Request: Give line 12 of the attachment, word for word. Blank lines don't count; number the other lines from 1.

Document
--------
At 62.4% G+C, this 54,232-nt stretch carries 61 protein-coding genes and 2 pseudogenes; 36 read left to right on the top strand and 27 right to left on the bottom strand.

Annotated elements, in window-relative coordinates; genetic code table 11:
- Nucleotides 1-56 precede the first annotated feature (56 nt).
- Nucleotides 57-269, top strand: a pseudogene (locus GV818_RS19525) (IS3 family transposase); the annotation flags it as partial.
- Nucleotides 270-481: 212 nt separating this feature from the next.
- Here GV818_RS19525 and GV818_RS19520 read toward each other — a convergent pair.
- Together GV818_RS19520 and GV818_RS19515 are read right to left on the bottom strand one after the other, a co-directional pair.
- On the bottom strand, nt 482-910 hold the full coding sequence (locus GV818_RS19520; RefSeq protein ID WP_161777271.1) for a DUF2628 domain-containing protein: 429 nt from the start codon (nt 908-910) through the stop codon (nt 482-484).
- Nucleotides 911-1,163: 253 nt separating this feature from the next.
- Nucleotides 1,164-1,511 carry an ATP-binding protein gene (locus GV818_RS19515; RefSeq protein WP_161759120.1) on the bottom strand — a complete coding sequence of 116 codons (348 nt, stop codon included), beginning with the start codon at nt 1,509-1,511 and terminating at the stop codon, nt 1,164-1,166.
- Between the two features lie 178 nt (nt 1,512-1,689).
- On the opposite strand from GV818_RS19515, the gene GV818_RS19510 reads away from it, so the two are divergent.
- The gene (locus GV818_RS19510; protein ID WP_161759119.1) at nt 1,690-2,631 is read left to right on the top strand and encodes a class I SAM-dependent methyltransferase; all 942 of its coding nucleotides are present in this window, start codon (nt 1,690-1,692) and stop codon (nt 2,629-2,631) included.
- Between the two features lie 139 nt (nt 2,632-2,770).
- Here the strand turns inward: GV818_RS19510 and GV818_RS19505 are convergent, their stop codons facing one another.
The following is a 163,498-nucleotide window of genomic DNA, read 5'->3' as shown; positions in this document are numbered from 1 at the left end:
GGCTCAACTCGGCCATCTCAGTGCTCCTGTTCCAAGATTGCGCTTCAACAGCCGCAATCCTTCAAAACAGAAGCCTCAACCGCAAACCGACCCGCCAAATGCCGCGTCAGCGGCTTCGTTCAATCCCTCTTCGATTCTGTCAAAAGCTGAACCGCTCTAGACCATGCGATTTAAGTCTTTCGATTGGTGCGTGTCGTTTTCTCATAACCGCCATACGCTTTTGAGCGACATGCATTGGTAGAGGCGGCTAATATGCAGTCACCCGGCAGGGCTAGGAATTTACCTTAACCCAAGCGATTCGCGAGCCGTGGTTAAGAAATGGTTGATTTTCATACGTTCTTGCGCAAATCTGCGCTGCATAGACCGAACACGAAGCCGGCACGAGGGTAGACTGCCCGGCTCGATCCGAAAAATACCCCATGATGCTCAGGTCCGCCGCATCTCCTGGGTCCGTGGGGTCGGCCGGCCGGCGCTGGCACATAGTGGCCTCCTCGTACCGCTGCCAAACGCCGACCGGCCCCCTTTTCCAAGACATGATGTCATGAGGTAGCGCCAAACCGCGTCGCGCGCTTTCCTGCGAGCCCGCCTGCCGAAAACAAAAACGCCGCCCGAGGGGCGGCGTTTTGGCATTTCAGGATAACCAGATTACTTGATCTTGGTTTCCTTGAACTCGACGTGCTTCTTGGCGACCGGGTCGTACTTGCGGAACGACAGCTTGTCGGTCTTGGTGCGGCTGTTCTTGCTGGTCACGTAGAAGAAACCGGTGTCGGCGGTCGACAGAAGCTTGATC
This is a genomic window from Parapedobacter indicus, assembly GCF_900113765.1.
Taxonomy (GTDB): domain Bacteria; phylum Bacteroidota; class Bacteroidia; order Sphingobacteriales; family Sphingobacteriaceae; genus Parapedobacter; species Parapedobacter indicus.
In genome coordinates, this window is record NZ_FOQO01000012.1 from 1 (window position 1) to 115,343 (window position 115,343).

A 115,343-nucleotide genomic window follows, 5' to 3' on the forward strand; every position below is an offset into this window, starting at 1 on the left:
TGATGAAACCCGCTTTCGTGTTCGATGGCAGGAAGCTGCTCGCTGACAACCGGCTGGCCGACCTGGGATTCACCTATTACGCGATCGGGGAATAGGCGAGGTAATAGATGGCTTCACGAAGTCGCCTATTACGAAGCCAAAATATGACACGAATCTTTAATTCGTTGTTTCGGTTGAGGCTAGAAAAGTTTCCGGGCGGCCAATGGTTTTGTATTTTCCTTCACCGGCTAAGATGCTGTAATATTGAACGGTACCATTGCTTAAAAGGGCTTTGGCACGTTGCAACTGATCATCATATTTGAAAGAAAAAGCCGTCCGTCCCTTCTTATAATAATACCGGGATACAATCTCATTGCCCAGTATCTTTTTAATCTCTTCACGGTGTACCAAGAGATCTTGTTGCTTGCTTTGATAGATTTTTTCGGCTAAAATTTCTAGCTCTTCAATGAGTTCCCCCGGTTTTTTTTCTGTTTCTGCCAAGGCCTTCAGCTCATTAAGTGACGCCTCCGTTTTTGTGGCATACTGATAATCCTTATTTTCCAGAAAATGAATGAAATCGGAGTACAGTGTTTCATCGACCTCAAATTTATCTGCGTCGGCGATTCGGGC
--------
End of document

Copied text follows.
- On the opposite strand from GV818_RS19515, the gene GV818_RS19510 reads away from it, so the two are divergent.